The pages below are initially ordered according to the dates on which they were added to the site (most recent first). The order can be changed by clicking on the symbol beside a column heading: click on the symbol beside "Page and summary" for alphabetical order; click beside "Categories" for the order in which the cases were reported. Click on the arrow symbol again to reverse the order. Click on a page name to view the relevant page.
|Page and summary||Date added to site||Categories
|A Local Authority v AK (2012) EWHC B29 (COP), (2012) MHLO 166 — "This is an application by a Local Authority for the determination of an issue as to whether a severely brain damaged man ("AK") had the capacity to enter into a marriage in November 2010." [Summary required; detailed external summary available.]
||2013-03-26||2012 cases, Capacity to consent to sexual relations, No summary, Transcript|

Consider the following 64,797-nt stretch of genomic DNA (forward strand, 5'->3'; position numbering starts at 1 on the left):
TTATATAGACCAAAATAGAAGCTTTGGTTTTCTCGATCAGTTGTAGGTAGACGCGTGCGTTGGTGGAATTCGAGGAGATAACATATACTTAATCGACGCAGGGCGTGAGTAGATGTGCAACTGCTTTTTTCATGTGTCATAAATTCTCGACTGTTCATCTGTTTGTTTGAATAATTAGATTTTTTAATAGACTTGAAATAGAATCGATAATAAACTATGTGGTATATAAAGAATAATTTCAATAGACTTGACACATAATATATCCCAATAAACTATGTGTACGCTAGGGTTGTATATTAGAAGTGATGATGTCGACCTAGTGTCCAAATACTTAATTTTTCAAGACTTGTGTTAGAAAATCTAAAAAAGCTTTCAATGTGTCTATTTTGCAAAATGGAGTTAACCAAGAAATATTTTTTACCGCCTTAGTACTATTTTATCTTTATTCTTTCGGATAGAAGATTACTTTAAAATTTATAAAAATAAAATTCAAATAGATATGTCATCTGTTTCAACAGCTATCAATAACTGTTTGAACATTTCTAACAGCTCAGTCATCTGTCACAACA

|A Local Authority v K (2013) EWHC 242 (COP), (2013) MHLO 11 — "K is the First Respondent to proceedings brought by A Local Authority (the authority responsible for K's social welfare) for a best interests' determination in relation to issues of contraception for, and sterilisation of, K. The application was issued in July 2012. By that application, A Local Authority sought declarations in relation to sterilisation and contraception and (given the perceived immediate risk that Mr and Mrs K may wish to remove K abroad for the purposes of sterilisation) an injunction to restrain the removal of K from this jurisdiction for that purpose. The application was appropriately brought to this Court under the provisions of the Mental Capacity Act 2005; the application in my view engages important considerations under article 8 (right to respect for private and family life) and article 12 (right to found a family)." [Summary required; detailed external summary available.]